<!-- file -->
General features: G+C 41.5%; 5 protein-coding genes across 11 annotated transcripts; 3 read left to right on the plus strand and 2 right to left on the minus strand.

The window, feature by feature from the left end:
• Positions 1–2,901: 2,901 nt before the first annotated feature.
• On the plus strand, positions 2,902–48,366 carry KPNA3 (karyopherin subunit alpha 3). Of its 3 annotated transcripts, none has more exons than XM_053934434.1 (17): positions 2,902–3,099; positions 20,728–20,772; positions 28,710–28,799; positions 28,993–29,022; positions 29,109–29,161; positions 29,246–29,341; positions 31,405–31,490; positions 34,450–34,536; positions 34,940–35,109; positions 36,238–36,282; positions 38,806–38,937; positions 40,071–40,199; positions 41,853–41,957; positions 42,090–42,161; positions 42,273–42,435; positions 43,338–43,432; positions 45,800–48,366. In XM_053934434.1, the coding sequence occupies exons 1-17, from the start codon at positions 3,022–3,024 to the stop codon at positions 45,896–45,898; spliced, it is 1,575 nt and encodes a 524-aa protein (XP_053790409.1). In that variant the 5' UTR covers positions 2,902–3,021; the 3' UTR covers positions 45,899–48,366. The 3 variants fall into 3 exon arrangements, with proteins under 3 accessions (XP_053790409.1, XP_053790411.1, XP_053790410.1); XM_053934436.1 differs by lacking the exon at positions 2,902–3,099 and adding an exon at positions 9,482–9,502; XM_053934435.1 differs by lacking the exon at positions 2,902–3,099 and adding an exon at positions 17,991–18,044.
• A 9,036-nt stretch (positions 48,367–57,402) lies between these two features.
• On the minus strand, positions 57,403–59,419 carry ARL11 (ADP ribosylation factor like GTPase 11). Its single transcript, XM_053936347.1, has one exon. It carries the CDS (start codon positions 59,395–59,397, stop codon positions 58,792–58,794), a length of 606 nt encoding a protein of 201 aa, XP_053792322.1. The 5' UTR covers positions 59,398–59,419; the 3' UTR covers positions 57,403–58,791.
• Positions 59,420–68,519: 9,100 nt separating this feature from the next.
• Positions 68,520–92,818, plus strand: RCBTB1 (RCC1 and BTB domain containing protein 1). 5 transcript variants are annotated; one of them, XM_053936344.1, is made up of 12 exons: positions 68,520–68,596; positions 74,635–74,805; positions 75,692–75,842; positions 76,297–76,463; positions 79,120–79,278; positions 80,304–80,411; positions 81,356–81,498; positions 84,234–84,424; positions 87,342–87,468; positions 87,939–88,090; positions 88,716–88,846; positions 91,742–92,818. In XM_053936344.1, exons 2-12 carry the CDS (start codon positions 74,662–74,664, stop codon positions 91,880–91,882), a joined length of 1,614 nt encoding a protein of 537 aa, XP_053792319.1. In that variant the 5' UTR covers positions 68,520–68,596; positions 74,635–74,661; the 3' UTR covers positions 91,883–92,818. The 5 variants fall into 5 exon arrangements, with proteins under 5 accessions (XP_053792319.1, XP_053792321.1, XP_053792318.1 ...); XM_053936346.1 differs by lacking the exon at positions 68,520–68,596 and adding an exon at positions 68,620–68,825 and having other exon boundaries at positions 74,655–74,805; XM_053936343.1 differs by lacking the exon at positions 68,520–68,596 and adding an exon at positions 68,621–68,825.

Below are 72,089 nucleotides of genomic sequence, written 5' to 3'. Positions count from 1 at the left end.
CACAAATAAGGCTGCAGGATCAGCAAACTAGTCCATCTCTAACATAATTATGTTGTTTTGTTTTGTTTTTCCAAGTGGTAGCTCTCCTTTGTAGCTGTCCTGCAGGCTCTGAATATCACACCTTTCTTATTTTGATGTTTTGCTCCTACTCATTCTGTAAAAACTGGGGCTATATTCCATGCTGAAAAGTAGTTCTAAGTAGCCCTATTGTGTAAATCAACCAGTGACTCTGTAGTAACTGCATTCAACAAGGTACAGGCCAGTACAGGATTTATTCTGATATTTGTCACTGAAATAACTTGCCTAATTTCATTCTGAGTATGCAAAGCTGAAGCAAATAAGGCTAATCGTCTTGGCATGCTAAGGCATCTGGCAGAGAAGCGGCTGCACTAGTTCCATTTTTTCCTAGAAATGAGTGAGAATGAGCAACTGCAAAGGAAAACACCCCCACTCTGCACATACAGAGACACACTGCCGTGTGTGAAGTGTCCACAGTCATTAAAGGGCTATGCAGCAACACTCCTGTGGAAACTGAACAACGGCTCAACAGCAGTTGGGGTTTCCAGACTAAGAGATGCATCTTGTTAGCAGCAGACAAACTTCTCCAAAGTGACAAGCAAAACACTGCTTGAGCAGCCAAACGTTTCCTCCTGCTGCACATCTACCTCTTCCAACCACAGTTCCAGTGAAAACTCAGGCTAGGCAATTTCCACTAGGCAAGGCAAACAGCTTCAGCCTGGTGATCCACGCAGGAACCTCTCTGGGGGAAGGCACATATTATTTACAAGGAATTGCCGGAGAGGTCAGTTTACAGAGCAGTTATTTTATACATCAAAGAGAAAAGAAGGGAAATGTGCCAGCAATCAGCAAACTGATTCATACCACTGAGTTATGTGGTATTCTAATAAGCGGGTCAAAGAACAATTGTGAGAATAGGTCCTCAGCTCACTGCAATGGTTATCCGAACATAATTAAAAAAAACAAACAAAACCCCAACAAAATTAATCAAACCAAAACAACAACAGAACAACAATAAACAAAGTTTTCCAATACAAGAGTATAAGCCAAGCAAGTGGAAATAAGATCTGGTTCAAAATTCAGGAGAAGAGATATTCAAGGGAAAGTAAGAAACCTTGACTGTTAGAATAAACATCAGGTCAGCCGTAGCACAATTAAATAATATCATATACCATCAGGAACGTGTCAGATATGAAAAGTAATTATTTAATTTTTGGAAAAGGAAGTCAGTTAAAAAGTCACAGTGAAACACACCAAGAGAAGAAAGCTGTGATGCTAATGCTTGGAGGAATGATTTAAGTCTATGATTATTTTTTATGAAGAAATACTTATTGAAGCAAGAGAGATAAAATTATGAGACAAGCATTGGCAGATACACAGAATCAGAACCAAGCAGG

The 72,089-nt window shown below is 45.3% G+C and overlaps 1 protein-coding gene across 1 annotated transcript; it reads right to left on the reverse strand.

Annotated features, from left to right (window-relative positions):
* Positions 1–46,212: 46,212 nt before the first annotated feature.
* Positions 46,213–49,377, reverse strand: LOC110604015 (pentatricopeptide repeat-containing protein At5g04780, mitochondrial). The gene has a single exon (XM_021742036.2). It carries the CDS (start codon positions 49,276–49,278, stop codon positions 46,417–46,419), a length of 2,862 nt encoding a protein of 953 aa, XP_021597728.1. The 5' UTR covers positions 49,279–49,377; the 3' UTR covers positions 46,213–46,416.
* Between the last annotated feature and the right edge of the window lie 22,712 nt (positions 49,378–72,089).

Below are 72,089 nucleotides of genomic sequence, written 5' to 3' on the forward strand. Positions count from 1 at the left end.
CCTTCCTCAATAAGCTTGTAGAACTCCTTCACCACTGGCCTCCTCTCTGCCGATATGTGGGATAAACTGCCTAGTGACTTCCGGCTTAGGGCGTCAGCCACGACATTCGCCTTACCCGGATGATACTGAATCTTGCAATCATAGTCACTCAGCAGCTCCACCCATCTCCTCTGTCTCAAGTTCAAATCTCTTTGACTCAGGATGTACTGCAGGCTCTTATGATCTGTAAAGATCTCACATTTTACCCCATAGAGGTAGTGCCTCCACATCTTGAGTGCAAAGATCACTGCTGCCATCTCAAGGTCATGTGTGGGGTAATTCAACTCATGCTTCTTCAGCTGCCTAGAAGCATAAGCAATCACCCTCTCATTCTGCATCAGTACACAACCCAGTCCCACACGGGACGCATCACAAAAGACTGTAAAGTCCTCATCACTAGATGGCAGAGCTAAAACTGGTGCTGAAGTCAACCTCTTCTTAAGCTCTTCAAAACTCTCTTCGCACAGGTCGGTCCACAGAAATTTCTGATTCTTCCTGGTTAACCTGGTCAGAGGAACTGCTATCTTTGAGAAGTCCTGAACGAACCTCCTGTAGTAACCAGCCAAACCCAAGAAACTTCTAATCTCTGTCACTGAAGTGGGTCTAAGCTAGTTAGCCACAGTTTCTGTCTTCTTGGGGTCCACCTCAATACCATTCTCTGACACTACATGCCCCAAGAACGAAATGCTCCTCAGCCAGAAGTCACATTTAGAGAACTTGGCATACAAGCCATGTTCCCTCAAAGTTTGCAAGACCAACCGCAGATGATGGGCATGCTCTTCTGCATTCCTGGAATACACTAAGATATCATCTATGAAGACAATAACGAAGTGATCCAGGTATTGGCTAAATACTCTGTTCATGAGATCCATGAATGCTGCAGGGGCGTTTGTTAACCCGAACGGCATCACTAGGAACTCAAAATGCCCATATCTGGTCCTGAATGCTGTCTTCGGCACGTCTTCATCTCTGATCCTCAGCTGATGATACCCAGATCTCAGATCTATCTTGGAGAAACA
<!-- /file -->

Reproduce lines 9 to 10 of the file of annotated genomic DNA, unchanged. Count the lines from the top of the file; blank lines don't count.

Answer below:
Below are 72,089 nucleotides of genomic sequence, written 5' to 3'. Positions count from 1 at the left end.
CACAAATAAGGCTGCAGGATCAGCAAACTAGTCCATCTCTAACATAATTATGTTGTTTTGTTTTGTTTTTCCAAGTGGTAGCTCTCCTTTGTAGCTGTCCTGCAGGCTCTGAATATCACACCTTTCTTATTTTGATGTTTTGCTCCTACTCATTCTGTAAAAACTGGGGCTATATTCCATGCTGAAAAGTAGTTCTAAGTAGCCCTATTGTGTAAATCAACCAGTGACTCTGTAGTAACTGCATTCAACAAGGTACAGGCCAGTACAGGATTTATTCTGATATTTGTCACTGAAATAACTTGCCTAATTTCATTCTGAGTATGCAAAGCTGAAGCAAATAAGGCTAATCGTCTTGGCATGCTAAGGCATCTGGCAGAGAAGCGGCTGCACTAGTTCCATTTTTTCCTAGAAATGAGTGAGAATGAGCAACTGCAAAGGAAAACACCCCCACTCTGCACATACAGAGACACACTGCCGTGTGTGAAGTGTCCACAGTCATTAAAGGGCTATGCAGCAACACTCCTGTGGAAACTGAACAACGGCTCAACAGCAGTTGGGGTTTCCAGACTAAGAGATGCATCTTGTTAGCAGCAGACAAACTTCTCCAAAGTGACAAGCAAAACACTGCTTGAGCAGCCAAACGTTTCCTCCTGCTGCACATCTACCTCTTCCAACCACAGTTCCAGTGAAAACTCAGGCTAGGCAATTTCCACTAGGCAAGGCAAACAGCTTCAGCCTGGTGATCCACGCAGGAACCTCTCTGGGGGAAGGCACATATTATTTACAAGGAATTGCCGGAGAGGTCAGTTTACAGAGCAGTTATTTTATACATCAAAGAGAAAAGAAGGGAAATGTGCCAGCAATCAGCAAACTGATTCATACCACTGAGTTATGTGGTATTCTAATAAGCGGGTCAAAGAACAATTGTGAGAATAGGTCCTCAGCTCACTGCAATGGTTATCCGAACATAATTAAAAAAAACAAACAAAACCCCAACAAAATTAATCAAACCAAAACAACAACAGAACAACAATAAACAAAGTTTTCCAATACAAGAGTATAAGCCAAGCAAGTGGAAATAAGATCTGGTTCAAAATTCAGGAGAAGAGATATTCAAGGGAAAGTAAGAAACCTTGACTGTTAGAATAAACATCAGGTCAGCCGTAGCACAATTAAATAATATCATATACCATCAGGAACGTGTCAGATATGAAAAGTAATTATTTAATTTTTGGAAAAGGAAGTCAGTTAAAAAGTCACAGTGAAACACACCAAGAGAAGAAAGCTGTGATGCTAATGCTTGGAGGAATGATTTAAGTCTATGATTATTTTTTATGAAGAAATACTTATTGAAGCAAGAGAGATAAAATTATGAGACAAGCATTGGCAGATACACAGAATCAGAACCAAGCAGG